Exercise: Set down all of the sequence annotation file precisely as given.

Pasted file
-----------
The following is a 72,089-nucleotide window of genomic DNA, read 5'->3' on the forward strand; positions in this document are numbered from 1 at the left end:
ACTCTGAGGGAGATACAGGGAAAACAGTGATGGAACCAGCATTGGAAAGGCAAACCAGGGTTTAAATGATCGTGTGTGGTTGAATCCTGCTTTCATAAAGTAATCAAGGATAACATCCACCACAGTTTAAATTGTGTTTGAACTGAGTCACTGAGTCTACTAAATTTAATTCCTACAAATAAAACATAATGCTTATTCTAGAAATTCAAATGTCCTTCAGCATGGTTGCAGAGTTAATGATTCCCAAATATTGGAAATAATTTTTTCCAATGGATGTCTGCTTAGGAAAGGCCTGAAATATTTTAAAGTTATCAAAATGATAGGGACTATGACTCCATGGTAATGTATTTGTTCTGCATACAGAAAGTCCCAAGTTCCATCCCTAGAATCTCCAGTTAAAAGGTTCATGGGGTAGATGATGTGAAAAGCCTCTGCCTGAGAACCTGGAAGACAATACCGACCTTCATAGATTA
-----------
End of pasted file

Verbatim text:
The following is a 72,089-nucleotide window of genomic DNA, read 5'->3' on the forward strand; positions in this document are numbered from 1 at the left end:
ACTCTGAGGGAGATACAGGGAAAACAGTGATGGAACCAGCATTGGAAAGGCAAACCAGGGTTTAAATGATCGTGTGTGGTTGAATCCTGCTTTCATAAAGTAATCAAGGATAACATCCACCACAGTTTAAATTGTGTTTGAACTGAGTCACTGAGTCTACTAAATTTAATTCCTACAAATAAAACATAATGCTTATTCTAGAAATTCAAATGTCCTTCAGCATGGTTGCAGAGTTAATGATTCCCAAATATTGGAAATAATTTTTTCCAATGGATGTCTGCTTAGGAAAGGCCTGAAATATTTTAAAGTTATCAAAATGATAGGGACTATGACTCCATGGTAATGTATTTGTTCTGCATACAGAAAGTCCCAAGTTCCATCCCTAGAATCTCCAGTTAAAAGGTTCATGGGGTAGATGATGTGAAAAGCCTCTGCCTGAGAACCTGGAAGACAATACCGACCTTCATAGATTA